Automated tests can achieve greater coverage than manual tests, particularly for regression testing. As product development progresses, the sheer number of test cases increases. For example, in Agile, new tests will be created every sprint. Older tests must be run periodically to verify that new features don’t break existing features. If regression tests are manual, then testers must burn hours grinding through the same tests repeatedly.  Often, for expediency, this means that they skip some tests – not in the sense of being lazy, but rather as part of a risk-based approach.  Weaker coverage plus risk of missing bugs are accepted for the sake of shorter testing time.  If those regression tests were automated, then there would be no reason to shrink coverage, because they would be easy to run.

#3: Consistency

People make mistakes. It’s human nature – nobody’s perfect. And manual tests are prone to human error because humans run them. I remember how nervous I felt running manual on-call system checks at MaxPoint for the first time, afraid that I would miss a problem that could bring down a million-dollar bidding system.  Automated scripts run the same way every time.

#4: Protection

Continuous integration (CI) protects code against defects by building and testing every code change in real time. A CI system will automatically trigger tests all the time.Tests not running in CI (like manual tests) are effectively dead. At NetApp, failing code changes would immediately be kicked out of the code line, making automated tests act like a vaccine against bugs. On the other hand, I remember a project at MaxPoint that was riddled with bugs and perpetually delayed. When I asked the developers to see their unit tests, they said they never wrote unit tests because “it wasn’t a requirement.”

#5: Delivery Time

Continuous delivery (CD) is the natural extension of continuous integration, in which software products can automatically be delivered (and potentially even deployed) as the final step in a CI pipeline. This is how big companies like Google, Facebook, and Netflix can deliver so rapidly. No automation means no CD.

#6: Results and Metrics

Non-engineers (managers, product owners, scrum masters, oh my!) love to ask questions about tests.  “Are we red or green?” “How many tests do we have for this feature?” “What’s our coverage?” “How often do we run the tests?” Automated tests simply yield more accurate and more comprehensive results. Automation can also generate test reports, so engineers don’t need to waste time drafting emails or updating wiki pages.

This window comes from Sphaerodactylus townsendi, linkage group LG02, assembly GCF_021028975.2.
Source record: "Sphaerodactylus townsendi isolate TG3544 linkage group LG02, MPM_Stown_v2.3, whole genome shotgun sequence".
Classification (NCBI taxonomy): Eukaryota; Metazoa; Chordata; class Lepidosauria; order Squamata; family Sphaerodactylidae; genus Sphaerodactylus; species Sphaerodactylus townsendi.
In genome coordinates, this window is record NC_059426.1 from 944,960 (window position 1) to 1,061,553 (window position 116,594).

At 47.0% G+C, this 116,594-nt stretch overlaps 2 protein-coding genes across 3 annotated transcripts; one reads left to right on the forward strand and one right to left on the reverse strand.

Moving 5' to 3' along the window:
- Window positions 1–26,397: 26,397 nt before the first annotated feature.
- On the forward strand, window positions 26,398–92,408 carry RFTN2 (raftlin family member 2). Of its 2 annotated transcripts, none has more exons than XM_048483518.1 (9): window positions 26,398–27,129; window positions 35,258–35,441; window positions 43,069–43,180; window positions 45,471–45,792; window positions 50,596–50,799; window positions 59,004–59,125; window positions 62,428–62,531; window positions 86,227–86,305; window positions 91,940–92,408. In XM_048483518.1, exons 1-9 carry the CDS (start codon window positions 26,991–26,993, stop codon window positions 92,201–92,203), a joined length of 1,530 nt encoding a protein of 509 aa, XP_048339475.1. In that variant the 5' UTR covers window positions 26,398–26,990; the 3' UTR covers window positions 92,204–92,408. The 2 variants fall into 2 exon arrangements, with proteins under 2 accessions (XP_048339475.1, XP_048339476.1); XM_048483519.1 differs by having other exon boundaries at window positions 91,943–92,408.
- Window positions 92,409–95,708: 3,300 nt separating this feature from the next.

#7: Accountability

Numbers don’t lie. Scripts don’t lie. Engineers typically don’t lie, but… results from manual tests can have a fudge factor, or a mistake in reporting, or any other sort of inconsistency. Inaccurate results may lead to poor business decisions. Automated results tell it like it is.

#8: Creativity

Manual testing can devolve into repetitive, menial labor: just follow steps 1-10 again and again and again. It would be much more effective for manual testers to focus on exploratory testing rather than deterministic testing. While automated tests can cover the fixed, repetitive test scenarios, exploratory testing lets testers find creative ways to uncover defects and judge how well a product actually works. Lack of automation ties up human capital.

#9: Peace of Mind

Are you sure that your product is “good”? Can you run enough tests to make sure? I learned the value of peace of mind while I was still in college. In my compiler theory course, I had to develop a simple programming language and build a compiler for it. Every week, we had to add new language features: arithmetic, strings, arrays, functions, etc. And every week, I wrote a slew of mini-programs to test grammar updates to my new language. By the time the project was complete, I had 1000+ automated test cases running through JUnit with 100% coverage, and the entire suite took a mere few minutes to run. And there were many late nights when the tests caught bugs in my language right away before committing code. There was no way I could have passed that class without my automated tests.

#10: Quality

The ultimate purpose of test automation is product quality. Having automation doesn’t necessarily mean product quality is good, but not having automation severely limits how quality can be pursued. Anecdotally, I’ve seen much better code quality come out of projects that have good test automation than ones without it. If I were a product owner, I know what I would want.